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The Vault at PfaffsAn Archive of Art and Literature by the Bohemians of Antebellum New York
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Text for Page 224 [02-09-1862]

he went about swaggering with a loaded revolver
in his belt, threatening to shoot those who diso-
beyed his orders; �a dangerous man,� says
Robertson.       This Sergeant Davenport, an
Irishman, an ex-Indian soldier, O�Brien
especially hated; he had menaced him repeat-
edly.              Going down to Staten Island from
New York, Robertson found himself on board
with O�Brien, who, then very drunk, invited
Robertson to drink with him, which he did.
At Factoryville, Robertson was called away to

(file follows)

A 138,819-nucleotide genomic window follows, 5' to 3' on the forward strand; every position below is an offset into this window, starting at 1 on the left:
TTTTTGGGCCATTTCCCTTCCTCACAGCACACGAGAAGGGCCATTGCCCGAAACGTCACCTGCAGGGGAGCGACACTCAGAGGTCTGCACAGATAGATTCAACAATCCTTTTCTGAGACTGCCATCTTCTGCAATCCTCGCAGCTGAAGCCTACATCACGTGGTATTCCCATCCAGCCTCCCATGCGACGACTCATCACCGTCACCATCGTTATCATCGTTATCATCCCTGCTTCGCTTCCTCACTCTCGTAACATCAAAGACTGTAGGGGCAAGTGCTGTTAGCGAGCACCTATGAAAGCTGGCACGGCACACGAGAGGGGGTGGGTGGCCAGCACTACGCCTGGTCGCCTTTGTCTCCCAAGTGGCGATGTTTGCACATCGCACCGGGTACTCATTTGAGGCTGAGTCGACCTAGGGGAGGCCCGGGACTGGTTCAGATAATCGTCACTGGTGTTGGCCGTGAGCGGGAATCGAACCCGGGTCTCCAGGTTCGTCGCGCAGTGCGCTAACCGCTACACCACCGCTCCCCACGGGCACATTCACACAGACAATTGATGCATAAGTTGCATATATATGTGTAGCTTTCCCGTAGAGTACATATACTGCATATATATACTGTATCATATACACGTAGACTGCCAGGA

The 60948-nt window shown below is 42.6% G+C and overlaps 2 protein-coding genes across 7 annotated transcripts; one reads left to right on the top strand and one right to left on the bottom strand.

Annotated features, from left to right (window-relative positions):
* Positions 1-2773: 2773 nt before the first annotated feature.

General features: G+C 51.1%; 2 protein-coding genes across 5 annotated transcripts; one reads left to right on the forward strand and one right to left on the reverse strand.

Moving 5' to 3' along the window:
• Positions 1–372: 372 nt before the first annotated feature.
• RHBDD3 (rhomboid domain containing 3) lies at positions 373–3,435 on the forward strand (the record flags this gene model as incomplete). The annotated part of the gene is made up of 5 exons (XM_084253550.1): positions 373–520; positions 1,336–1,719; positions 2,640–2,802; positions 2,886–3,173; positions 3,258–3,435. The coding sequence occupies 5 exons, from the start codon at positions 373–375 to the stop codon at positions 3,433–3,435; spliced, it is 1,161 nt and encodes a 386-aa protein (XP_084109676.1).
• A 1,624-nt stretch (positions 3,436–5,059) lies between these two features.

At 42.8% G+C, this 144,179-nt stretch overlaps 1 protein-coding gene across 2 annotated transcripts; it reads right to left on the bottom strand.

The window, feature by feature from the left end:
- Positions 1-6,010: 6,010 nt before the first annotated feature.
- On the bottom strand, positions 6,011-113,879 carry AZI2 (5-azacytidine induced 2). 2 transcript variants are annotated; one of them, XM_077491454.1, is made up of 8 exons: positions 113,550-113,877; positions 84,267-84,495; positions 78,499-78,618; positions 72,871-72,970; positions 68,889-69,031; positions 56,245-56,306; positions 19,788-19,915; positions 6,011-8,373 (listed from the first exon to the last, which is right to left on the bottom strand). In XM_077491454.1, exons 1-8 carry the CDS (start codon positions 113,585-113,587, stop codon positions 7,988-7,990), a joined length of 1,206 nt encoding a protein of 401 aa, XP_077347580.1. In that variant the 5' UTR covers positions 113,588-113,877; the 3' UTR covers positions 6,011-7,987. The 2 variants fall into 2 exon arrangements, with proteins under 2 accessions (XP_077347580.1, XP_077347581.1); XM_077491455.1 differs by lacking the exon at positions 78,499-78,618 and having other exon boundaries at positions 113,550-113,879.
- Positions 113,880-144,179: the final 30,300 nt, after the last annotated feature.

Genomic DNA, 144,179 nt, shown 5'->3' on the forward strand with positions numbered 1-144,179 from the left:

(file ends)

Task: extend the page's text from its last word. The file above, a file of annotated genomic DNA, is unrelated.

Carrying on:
speak to one of the inhabitants of the place, and
on his arrival at the camp, the shooting of
Davenport had occurred, during the interval.
He found the Sergeant with a pistol-bullet in
his body, just above his naval.       O�Brien had
demanded the man�s pass &c, to which Daven-
port replied that O�B. must know that he had
leave to quit the camp � they had returned on
the same boat � possibly without much pretence
of respect for his question.      Then O�Brien
drew his pistol and blazed away with the
unquestionable attempt to murder, the servan
Sergeant, missing at the first fire, but not
so at the second.      The soldiers were so ex-
asperated that they would assuredly have killed
O�Brien, had he remained in camp that night.               
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